Clam Seeding Expands in the Bay

START is pleased to announce its continued help to fund the Sarasota Bay Watch’s expanding clam seeding program in Sarasota Bay. Clams are of great importance in our marine ecosystem because they are excellent filter feeders that improve water quality, they can live for over thirty years and they are very resistant to red tide.

Sarasota Bay Watch’s latest endeavor is a landmark restoration with larger, more mature southern quahog clams that were raised by clam farmers down in Charlotte Harbor. There were four different seeding events of about 50,000 clams in each seeding that were held on consecutive Saturdays beginning March 2nd. The clams were transported in a refrigerated truck to keep them alive for the 2 hour journey to the new seeding ground near the Pier in Bradenton Beach. The four different installments were required because the refrigerated truck could only carry about 50 bushels of clams at a time.

This seeding program is unique in both opening a new clam seeding ground in Manatee County, but also in the kind of calms that were used. These clams are much larger, more mature clams than the ones normally used for seeding projects. That’s because they could not be harvested during the recent red tide bloom and they grew too large for optimum restaurant market value. In the larger size, they were too big and tough to serve on the half shell and would be relegated to chowders and stews. The result for the clam farmer is a decline in market value of over 50%.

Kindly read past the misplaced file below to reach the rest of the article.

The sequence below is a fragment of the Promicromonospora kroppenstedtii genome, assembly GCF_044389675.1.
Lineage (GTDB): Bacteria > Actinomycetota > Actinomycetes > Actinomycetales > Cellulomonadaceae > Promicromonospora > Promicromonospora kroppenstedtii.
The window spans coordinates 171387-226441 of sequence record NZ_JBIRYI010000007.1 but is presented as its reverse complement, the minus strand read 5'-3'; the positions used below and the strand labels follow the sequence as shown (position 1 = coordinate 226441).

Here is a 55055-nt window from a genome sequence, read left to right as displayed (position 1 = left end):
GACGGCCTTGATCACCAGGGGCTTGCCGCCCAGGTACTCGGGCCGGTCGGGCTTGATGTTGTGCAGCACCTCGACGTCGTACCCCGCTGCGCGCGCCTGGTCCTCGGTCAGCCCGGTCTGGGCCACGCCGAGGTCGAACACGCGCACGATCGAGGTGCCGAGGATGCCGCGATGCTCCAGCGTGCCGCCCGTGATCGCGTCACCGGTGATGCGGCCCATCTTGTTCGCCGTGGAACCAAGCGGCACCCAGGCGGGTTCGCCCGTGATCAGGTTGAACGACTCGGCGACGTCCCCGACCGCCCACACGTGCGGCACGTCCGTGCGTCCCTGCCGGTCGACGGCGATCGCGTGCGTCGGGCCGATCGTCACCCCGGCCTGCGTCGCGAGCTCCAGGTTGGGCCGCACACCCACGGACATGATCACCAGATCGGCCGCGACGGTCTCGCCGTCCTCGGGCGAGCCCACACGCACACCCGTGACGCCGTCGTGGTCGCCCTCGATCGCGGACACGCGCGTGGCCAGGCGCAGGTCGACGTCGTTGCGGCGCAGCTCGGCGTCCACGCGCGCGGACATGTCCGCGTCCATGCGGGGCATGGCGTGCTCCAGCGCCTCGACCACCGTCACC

However, clams of this size are ideal for restoration projects because their larger size and more robust shells makes them virtually immune to predators and their maturity makes them ideal breeders to start a new colony. As a result, the site by the Bradenton Beach Pier has a new clam colony and the clam farmers received some needed compensation for their efforts in raising the clams. It is a win-win collaboration. By the end of the four seedings, the new site will have 200,000 new resident clams that will filter 2 million gallons of seawater every day. This number will only increase with time as the clams grow larger, and as they reproduce and expand across the bay.

START and Sarasota Bay Watch are working together as the “Johnny Appleseed” of Sarasota Bay – investing a little time and effort now to provide big rewards for years to come. Future generations will enjoy cleaner water and a healthier bay that is more resistant to red tide.

Sarasota Bay Watch President Steve Martin and Board Member Brian Jung seed clams into the Manatee County waters of Sarasota Bay during a recent release.
Photo courtesy of Rusty Chinnis

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